As shown in FIG. 10, process 922 indicates a complete change to the structure of one or more DBAR contingent claim groups. Such measures can be used on the fly in response to significant inefficiencies or unfair market operations. For example, the process 922 may include the number of trading periods, the timing of trading periods, a set of DBAR conditionals to achieve better liquidity and reduced unfair market operations for the DBAR conditional claim group of the present invention. Changes in the duration of the claim, the number and nature of the defined state divisions can be included.

  As described above (Section 6), in the preferred embodiment of the DBAR Digital Option Exchange (“DBAR DOE”), the trader buys digital options, spreads and strips by placing market orders or limit orders. it can. Market orders are typically orders that are unconditional, ie, executed and can be executed regardless of the DBAR contingent claim “price” or implied probability. A limit order, in contrast, is usually a conditional investment in a DBAR DOE, where the trader specifies the conditions on which the feasibility or execution (ie, settlement) of the order depends. In preferred embodiments, such conditions typically indicate that an order is conditional based on the “price” for a given contingent claim after the trading period termination criteria are met and the trading period is complete. Stipulate. At this point, all orders are processed and the DBAR digital option for it is determined the distribution of the DBAR contingent claim “price”, which is the implied probability that the option is “in the money” .

  In a preferred embodiment of the DBAR DOE of the present invention, limit orders can be only the order type being processed. In a preferred embodiment, a limit order is executed, which is the equilibrium for a group of DBAR contingent claims if their defined “price” conditions (ie, the probability of becoming in-the-money) are met. It is a part of. For example, a trader may request for an MSFT digital call option at a strike price of 50. There is a possibility of placing a limit buy order at 42. . For the limit condition at 42, the final DBAR conditional claim distribution results. 50 calls with a "price" that is 42 or "better" than this, for the call buyer. Trader orders are fulfilled only if it means 42 or lower.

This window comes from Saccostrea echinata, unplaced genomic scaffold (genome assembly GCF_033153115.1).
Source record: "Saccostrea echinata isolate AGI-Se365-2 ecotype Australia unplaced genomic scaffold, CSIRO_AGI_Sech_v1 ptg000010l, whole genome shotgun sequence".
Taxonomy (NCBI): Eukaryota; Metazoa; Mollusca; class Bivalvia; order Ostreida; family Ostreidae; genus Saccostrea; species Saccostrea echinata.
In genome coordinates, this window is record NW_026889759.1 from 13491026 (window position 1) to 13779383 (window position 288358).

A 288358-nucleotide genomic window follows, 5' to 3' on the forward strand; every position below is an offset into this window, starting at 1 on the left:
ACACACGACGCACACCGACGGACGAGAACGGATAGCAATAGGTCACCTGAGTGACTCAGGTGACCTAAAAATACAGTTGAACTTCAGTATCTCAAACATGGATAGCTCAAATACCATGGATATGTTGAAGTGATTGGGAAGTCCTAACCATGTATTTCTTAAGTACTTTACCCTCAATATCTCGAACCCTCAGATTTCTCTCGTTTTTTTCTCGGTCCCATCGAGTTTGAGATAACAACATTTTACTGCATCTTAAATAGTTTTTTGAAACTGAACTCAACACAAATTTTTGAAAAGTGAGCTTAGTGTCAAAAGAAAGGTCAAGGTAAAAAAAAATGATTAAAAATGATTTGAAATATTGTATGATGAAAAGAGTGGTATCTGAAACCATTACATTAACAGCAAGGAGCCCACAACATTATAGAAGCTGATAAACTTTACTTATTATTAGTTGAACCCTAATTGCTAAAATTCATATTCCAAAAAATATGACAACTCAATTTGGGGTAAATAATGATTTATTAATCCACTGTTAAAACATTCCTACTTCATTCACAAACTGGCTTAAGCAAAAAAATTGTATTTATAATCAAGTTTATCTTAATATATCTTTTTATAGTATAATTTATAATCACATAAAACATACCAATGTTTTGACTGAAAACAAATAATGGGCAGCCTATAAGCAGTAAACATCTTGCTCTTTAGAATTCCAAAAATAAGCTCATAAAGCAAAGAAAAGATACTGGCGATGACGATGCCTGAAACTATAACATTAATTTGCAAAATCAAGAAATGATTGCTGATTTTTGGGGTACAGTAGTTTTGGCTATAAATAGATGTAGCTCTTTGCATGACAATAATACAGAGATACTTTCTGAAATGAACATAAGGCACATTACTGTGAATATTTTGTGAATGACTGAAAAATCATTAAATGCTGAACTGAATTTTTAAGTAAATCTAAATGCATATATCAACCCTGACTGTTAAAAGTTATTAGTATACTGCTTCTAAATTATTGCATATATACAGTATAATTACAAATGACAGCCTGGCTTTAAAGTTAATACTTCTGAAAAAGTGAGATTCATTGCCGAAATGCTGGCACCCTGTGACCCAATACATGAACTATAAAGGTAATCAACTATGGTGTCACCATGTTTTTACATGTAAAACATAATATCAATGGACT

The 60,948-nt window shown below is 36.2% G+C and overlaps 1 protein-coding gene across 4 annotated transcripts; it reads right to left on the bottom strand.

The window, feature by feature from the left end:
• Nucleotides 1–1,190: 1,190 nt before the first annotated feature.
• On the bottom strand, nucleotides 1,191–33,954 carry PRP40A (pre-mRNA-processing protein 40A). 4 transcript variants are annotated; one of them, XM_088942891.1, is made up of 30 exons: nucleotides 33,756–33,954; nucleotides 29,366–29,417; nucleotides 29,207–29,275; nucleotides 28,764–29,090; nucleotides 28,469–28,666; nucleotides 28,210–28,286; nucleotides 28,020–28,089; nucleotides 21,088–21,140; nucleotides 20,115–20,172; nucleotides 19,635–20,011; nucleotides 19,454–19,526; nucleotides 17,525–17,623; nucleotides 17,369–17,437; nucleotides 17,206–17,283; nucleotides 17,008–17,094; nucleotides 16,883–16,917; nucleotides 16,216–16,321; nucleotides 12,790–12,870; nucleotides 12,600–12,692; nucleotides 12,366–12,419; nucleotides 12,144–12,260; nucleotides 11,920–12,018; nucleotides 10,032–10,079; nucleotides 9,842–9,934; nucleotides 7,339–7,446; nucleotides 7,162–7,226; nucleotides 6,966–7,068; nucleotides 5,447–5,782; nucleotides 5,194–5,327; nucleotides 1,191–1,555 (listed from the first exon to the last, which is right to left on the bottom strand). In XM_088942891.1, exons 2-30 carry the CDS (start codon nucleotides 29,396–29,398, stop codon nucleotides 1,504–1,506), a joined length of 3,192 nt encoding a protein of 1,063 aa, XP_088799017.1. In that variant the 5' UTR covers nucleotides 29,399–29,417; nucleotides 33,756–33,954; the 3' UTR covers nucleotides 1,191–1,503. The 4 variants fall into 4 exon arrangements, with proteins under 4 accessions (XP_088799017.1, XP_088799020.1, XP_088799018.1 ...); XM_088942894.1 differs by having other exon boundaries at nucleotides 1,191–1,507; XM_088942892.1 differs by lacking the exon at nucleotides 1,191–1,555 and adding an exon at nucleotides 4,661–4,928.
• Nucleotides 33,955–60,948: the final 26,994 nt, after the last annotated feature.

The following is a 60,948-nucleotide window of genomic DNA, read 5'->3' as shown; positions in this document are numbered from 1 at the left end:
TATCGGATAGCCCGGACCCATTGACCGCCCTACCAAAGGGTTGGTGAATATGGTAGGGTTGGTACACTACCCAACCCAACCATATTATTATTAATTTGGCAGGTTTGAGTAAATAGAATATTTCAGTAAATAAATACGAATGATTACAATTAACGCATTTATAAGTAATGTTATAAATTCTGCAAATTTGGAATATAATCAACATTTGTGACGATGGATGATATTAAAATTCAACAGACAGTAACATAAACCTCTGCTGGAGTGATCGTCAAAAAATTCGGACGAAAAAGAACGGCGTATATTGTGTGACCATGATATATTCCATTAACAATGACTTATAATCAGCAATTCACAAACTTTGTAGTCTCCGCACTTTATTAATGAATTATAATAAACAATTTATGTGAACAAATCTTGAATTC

Whether the limit order is included in the final DBAR equilibrium affects the final probability distribution or “price”. Since these “prices” determine whether such limit orders should be executed and therefore should be included in the final equilibrium, the preferred embodiment will be described in detail below. An iterative procedure can be performed until equilibrium is achieved.

As described above, in a preferred embodiment, the DBAR DOE equilibrium is the result for a DBAR contingent claim contract or group that includes a limit order if at least the following conditions are met.
(1) At least some buy (“sell”) orders with a limit “price” greater than (less than) or equal to the equilibrium “price” for a given option, spread or strip are executed or “filled” .
(2) A buy (“sell”) order is not executed with a limit “price” that is less (greater) than the equilibrium “price” for a given option, spread or strip.
(3) The total amount of lots executed is equal to the total amount invested over the distribution of defined states.
(4) If each configuration state for a given option, spread or strike occurs, the rate of payment is as specified by the trader (including equal payments for digital options) and an acceptable deviation Within degrees.
(5) Converting fulfilled limit orders into market orders for each fulfilled quantity and recalculating the equilibrium does not substantially change the equilibrium.